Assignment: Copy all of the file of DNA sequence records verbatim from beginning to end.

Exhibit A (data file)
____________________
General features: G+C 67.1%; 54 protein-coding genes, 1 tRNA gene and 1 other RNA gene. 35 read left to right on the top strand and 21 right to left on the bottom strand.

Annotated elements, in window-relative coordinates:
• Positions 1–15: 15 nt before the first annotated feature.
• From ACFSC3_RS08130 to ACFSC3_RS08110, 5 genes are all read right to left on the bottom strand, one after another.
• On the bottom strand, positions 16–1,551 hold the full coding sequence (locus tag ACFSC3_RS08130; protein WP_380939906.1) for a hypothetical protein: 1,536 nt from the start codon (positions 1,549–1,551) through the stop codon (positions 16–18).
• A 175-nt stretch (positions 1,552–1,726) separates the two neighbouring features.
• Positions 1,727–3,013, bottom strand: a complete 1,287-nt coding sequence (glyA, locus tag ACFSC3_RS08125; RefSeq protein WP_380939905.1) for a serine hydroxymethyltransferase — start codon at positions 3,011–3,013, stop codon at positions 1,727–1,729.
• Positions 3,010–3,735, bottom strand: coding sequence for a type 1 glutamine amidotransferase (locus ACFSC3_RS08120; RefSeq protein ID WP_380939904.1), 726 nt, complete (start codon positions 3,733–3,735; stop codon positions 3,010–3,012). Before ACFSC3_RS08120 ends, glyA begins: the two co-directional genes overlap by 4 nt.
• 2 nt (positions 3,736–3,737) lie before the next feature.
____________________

General features: G+C 67.1%; 54 protein-coding genes, 1 tRNA gene and 1 other RNA gene. 35 read left to right on the top strand and 21 right to left on the bottom strand.

Annotated elements, in window-relative coordinates:
• Positions 1–15: 15 nt before the first annotated feature.
• From ACFSC3_RS08130 to ACFSC3_RS08110, 5 genes are all read right to left on the bottom strand, one after another.
• On the bottom strand, positions 16–1,551 hold the full coding sequence (locus tag ACFSC3_RS08130; protein WP_380939906.1) for a hypothetical protein: 1,536 nt from the start codon (positions 1,549–1,551) through the stop codon (positions 16–18).
• A 175-nt stretch (positions 1,552–1,726) separates the two neighbouring features.
• Positions 1,727–3,013, bottom strand: a complete 1,287-nt coding sequence (glyA, locus tag ACFSC3_RS08125; RefSeq protein WP_380939905.1) for a serine hydroxymethyltransferase — start codon at positions 3,011–3,013, stop codon at positions 1,727–1,729.
• Positions 3,010–3,735, bottom strand: coding sequence for a type 1 glutamine amidotransferase (locus ACFSC3_RS08120; RefSeq protein ID WP_380939904.1), 726 nt, complete (start codon positions 3,733–3,735; stop codon positions 3,010–3,012). Before ACFSC3_RS08120 ends, glyA begins: the two co-directional genes overlap by 4 nt.
• 2 nt (positions 3,736–3,737) lie before the next feature.